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Caesar and Cleopatra, a play by George Bernard Shaw (1856-1950), premiered on Broadway in 1906 and debuted on the West End in London in 1907. George Bernard Shaw, an Irish-born playwright, wrote for the English stage in the late 19th and first half of the 20th centuries. He wrote over 60 plays and remains one of the most influential and remembered voices to write for the English-language theatre. Some of his major works include Arms and the Man (1894), Man and Superman (1902), Major Barbara (1905), Pygmalion (1913), and Saint Joan (1923). In 1925, Shaw was awarded the Nobel Prize in literature. His plays are known for their witty dialogue, a style of language that has been dubbed “Shavian.”
Julius Caesar and Queen Cleopatra VII Philopator are two of the most fictionalized figures in world history. William Shakespeare’s Julius Caesar and Antony and Cleopatra in particular have worked to shape the way they are remembered in the collective imaginary. In Caesar and Cleopatra, Shaw defies the Shakespearean constructions of Julius Caesar and Cleopatra. Shakespeare’s Caesar is a leader whose ambition brings him to an end at the hands of traitors. Shaw’s Caesar is even-tempered and mundane, conspicuously self-conscious about baldness and growing older. He is a brilliant strategist but tends to orate and repeat his own speeches. Shakespeare’s Cleopatra is an archetypal temptress. Shaw’s Cleopatra, on the other hand, is a teenager, sometimes silly and desperate for attention, afraid of being punished by her nurse, and sometimes petulant and cruel.
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The historical Cleopatra and Julius Caesar had a love affair, although Caesar already had a wife. Cleopatra gave birth to a son who was most likely fathered by Caesar, although Caesar never claimed him and named his great nephew his successor to the throne in Rome. Shaw’s play is about more than romance. It is a critique of violent imperialism during a period when Britain was at the height of empire and domination. Shaw’s Caesar sees the wonders of Egypt along with its vulnerabilities under the leadership of two rivalrous children. Instead of crushing and conquering, he teaches Cleopatra to rule and leaves a reasonable system of governance in place. The play suggests that Rome (or, by implication, Britain) can create civilization without destroying a people.
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Outside of Cleopatra’s palace, guards receive word that Caesar and the Romans are marching into Egypt. Sixteen-year-old Cleopatra and her 10-year-old brother Ptolemy are fighting for the Egyptian throne. Cleopatra’s nurse, Ftatateeta, informs the guards that the girl is missing. Elsewhere, Caesar happens upon Cleopatra, who is sleeping on the paws of the Sphinx. She is terrified of Caesar and the Romans but befriends him without knowing his identity. Caesar urges her to protect herself from the Romans by acting like a queen and she does, and she is surprised and relieved to discover that the helpful man is Caesar.
At the palace, Ptolemy gives a speech, relying on the help of Pothinus, his guardian, and Theodotus, his tutor. Caesar enters with his officer Rufio and his British slave, Britannus, and attempts to negotiate a shared throne between Cleopatra and her brother, but no one will agree. Cleopatra wants attention from Caesar and tells him about a Roman named Mark Antony, who she had met and fallen in love with when she was younger. Caesar promises to send Mark Antony to her.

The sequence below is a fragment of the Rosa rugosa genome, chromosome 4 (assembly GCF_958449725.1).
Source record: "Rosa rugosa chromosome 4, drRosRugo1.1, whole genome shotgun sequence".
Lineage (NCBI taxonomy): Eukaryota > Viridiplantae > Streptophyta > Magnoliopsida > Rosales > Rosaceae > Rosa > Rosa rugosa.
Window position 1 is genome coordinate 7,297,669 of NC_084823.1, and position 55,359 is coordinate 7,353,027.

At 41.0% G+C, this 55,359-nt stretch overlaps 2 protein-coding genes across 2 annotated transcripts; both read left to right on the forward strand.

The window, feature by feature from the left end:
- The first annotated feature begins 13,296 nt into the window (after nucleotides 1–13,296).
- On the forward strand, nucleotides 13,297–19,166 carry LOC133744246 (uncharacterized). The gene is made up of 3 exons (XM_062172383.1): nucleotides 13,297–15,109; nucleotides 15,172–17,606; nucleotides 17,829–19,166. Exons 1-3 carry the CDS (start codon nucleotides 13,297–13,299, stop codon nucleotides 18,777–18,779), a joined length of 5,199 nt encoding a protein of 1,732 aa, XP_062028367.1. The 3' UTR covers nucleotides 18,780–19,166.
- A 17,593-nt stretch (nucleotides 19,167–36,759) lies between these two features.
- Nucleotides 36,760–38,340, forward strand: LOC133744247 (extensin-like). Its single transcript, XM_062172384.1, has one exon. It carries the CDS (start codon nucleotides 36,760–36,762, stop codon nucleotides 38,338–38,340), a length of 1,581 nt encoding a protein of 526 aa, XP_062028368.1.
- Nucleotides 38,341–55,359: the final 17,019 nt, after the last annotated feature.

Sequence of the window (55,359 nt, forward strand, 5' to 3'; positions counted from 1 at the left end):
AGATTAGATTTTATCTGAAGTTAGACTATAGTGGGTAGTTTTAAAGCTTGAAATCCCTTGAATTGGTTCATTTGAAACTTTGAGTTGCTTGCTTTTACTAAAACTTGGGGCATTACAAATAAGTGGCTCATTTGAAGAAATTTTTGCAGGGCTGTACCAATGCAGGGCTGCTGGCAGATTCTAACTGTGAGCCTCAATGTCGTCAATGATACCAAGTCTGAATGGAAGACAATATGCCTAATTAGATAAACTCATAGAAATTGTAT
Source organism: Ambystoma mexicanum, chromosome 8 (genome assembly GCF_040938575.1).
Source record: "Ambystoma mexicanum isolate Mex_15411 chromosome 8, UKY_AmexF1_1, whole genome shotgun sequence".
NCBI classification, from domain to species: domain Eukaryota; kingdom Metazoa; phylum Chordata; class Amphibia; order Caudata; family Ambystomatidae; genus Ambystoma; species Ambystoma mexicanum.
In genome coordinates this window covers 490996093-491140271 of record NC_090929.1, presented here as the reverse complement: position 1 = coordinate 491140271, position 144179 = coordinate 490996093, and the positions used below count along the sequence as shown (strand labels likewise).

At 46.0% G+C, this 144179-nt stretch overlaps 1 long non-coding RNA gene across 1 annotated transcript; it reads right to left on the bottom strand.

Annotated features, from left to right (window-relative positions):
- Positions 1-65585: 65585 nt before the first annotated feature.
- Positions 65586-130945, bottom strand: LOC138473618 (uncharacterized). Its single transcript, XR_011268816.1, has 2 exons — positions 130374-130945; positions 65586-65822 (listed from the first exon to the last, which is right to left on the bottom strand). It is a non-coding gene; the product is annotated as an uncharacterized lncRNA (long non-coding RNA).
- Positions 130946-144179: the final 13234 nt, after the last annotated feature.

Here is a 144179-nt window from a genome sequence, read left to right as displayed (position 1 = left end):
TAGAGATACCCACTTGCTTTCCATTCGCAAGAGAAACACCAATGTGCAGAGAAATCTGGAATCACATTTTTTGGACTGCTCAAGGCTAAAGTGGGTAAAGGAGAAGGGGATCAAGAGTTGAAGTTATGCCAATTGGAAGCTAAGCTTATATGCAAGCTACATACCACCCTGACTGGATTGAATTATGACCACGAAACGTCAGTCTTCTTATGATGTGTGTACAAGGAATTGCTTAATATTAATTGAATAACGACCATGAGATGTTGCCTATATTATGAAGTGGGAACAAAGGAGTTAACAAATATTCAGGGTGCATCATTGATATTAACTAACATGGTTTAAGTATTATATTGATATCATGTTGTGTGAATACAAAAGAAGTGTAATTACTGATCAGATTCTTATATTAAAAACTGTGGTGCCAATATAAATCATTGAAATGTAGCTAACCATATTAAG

Caesar is appalled to learn that the Egyptians have beheaded his enemy, Pompey, as a gesture of goodwill. The Egyptians threaten a military fight, and Caesar is currently outnumbered but unconcerned. He plans to burn his own boats and maneuver his way to the island of Pharos, where he will take control of the lighthouse. As he prepares, Theodotus enters to give news that the Library of Alexandria is on fire. Caesar and his men have taken the lighthouse.
Cleopatra, captive in the palace, rolls herself up in a rug and sends it to Caesar as a gift. The Egyptians are attacking, and the Romans must jump into the sea and swim to their ship. Cleopatra follows; Caesar swims with her on his back.
Six months later, Cleopatra is surrounded by her ladies and her nurse, Ftatateeta. She learns that Pothinus, now a prisoner, has been attempting to bribe his way into a meeting with her. She agrees to see him, and Pothinus tries to negotiate, but underestimates Cleopatra. On the roof of the palace where Cleopatra has invited them for a feast, Rufio brings Pothinus to speak privately to Caesar. Cleopatra enters, and Caesar urges him to speak anyways.
Pothinus claims that Cleopatra wants Caesar to return to Rome so she can have full control of the throne. Caesar dismisses Pothinus without punishment, but Cleopatra sends Ftatateeta to kill him. As they continue the feast, they hear a scream; Pothinus has been assassinated. The people are angry and forming a mob in the street. Ftatateeta returns, bloody, and prays to a statue of Ra. Caesar rebukes Cleopatra for destroying the peace he created, and she begs him to help.
The Roman reinforcement troops that they have been waiting for arrive in Egypt. Energized, Caesar runs off to meet them. Rufio is shocked to learn that Ftatateeta is the assassin who Cleopatra sent to kill Pothinus. Rufio kills Ftatateeta, and Cleopatra finds her body.
After the Roman army has won, Caesar prepares to return to Rome amid high-spirited celebrations. He appoints Rufio to be the Roman governor and nearly leaves. He is stopped by Cleopatra, dressed in black and mourning Ftatateeta. Caesar refuses to punish Rufio, since he sees the killing as necessary for defense, but he promises again to send her Mark Antony. They say goodbye, and Caesar sails away.
By George Bernard Shaw